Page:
Andy Nguyen commented:
>I feel that using distilled water for bread is _probably_ like using
>distilled water for making coffee. I did try using distilled water
>at one time, thinking that maybe my tap water is over-chlorinated
>and that is making my yeast less active than it should be. I have
>since decided that the reason I wasn't seeing as much yeast action
>(crumb was too dense) not because of the water or because I was not
>getting enough gluten development, but rather it was because,
>well..., I just wasn't using enough yeast!
From what I've read, using distilled water to make bread isn't a
good idea. The mineral content of water is important to the growth
of yeast, and distilled water is mineral free. So is reverse osmosis
For a long time I felt that as long as your water tasted fine, it was
probably OK to make bread with. That was up until my recent move to
Sanger, Texas. I've baked in nine different cities in Texas and
Colorado with no problems. And then, I moved to number ten.
After the move, the dough didn't come together, it was as though it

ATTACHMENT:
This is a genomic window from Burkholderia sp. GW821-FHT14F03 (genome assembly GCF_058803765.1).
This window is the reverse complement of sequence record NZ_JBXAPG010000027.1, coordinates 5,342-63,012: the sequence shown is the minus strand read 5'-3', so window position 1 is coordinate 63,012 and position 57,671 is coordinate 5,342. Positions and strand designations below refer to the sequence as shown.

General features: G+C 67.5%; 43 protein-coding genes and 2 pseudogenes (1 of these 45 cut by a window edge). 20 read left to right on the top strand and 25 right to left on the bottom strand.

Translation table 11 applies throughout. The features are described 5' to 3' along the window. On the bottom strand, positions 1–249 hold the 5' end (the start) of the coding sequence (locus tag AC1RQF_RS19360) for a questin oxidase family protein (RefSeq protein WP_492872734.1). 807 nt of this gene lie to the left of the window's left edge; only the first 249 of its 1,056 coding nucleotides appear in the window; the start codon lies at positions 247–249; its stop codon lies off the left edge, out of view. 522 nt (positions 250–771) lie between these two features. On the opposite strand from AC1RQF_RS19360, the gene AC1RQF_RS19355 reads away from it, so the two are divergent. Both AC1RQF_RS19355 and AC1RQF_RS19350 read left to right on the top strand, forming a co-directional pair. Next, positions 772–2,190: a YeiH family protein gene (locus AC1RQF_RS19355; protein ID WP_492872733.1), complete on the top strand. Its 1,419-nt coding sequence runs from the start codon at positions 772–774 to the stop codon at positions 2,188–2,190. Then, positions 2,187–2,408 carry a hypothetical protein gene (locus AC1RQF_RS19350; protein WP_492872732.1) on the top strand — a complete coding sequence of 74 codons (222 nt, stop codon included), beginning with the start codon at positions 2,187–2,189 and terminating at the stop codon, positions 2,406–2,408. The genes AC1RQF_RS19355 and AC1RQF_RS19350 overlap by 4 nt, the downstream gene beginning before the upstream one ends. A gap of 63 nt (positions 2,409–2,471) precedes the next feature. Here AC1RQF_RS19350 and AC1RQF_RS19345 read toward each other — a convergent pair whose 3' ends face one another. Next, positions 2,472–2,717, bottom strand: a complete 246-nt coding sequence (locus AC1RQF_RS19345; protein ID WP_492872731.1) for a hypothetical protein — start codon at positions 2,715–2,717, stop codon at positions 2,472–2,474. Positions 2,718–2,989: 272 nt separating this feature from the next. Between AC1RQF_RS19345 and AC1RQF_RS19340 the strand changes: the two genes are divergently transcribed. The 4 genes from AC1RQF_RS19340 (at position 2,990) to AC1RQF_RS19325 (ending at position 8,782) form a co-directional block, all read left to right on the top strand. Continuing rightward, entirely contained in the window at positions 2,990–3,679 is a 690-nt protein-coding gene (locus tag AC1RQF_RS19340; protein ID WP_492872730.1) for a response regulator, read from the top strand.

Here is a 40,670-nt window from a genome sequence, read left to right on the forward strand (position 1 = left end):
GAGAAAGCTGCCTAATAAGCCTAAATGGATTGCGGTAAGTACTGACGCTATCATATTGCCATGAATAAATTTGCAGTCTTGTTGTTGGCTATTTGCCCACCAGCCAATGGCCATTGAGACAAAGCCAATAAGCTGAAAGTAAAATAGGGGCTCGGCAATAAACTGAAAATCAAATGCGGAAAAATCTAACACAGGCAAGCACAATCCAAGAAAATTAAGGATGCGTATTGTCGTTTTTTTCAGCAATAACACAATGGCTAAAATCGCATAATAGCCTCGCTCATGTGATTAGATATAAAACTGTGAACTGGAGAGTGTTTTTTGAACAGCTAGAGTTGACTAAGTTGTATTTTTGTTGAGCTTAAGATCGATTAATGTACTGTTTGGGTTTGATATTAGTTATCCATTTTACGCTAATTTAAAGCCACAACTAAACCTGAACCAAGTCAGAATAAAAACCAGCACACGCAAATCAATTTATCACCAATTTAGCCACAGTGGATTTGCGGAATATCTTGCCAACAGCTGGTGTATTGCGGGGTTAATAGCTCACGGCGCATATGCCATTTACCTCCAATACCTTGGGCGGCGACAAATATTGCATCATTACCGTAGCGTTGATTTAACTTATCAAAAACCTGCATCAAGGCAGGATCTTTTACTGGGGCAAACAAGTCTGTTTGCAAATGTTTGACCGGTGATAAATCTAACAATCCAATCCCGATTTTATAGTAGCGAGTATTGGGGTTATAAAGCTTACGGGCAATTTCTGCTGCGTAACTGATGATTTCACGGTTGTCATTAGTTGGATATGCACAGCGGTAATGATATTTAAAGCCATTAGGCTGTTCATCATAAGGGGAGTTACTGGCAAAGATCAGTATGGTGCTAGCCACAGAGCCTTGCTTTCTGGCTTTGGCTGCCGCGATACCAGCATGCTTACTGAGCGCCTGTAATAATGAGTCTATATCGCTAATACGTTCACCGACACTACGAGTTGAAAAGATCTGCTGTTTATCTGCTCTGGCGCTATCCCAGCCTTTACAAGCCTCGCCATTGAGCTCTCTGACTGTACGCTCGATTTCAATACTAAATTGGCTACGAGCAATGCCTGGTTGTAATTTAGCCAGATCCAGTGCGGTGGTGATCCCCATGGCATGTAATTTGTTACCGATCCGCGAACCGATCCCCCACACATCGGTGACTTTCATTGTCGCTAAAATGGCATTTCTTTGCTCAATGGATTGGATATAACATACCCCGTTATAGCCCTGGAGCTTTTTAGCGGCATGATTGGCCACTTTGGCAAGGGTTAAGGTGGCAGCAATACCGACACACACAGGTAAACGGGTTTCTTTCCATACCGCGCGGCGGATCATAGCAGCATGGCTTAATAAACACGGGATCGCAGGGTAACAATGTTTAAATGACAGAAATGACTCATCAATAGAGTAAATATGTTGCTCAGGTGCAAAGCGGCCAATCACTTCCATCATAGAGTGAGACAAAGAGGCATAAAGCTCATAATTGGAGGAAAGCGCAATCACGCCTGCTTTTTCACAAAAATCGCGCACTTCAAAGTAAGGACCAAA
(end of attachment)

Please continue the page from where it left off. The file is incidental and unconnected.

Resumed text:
had way to little flour. I started using flour I'd moved here from
the previous city and I weigh my ingredients so I was sure it wasn't
a flour issue or a measuring problem. A helpful friend suggested
that maybe the water was wetter here. Except that adding more flour
didn't really help. The dough was still goo.
Here in Sanger they use chloramines instead of chlorine. This makes
chlorine more persistent - and gives the water a nasty
taste. However, my yeast and sourdough were both working. This
makes me wonder about the stories I've heard about chloramines
killing yeast and sourdough.
The water is amazingly soft here. But no softer than the water
coming out of the softener in another home in another city where I
had no problems baking.
In desperation, I bought a water test kit like those used for spas
and swimming pools. And I found the water was very alkaline. In all
the other cities I've been in, the water was somewhere between
neutral and somewhat acidic.
Some folks suggested treating the water to harden it. I played with
that and got some inconsistent results. I called the local water
company and they confirmed the softness and alkalinity of the
water. They also told me that the water varied a LOT seasonally but
couldn't tell me when the changes occurred. I didn't really want to
play with the tap water every time I baked and still have
inconsistent results so I went out and got some Ozarka spring water.
And my bread problems went away. I haven't tried other brands, or
even the Ozarka drinking water. I'm sure the other products are
fine, but I had been so frustrated by the baking problems that once I
found something that worked, I was ready to stay with it.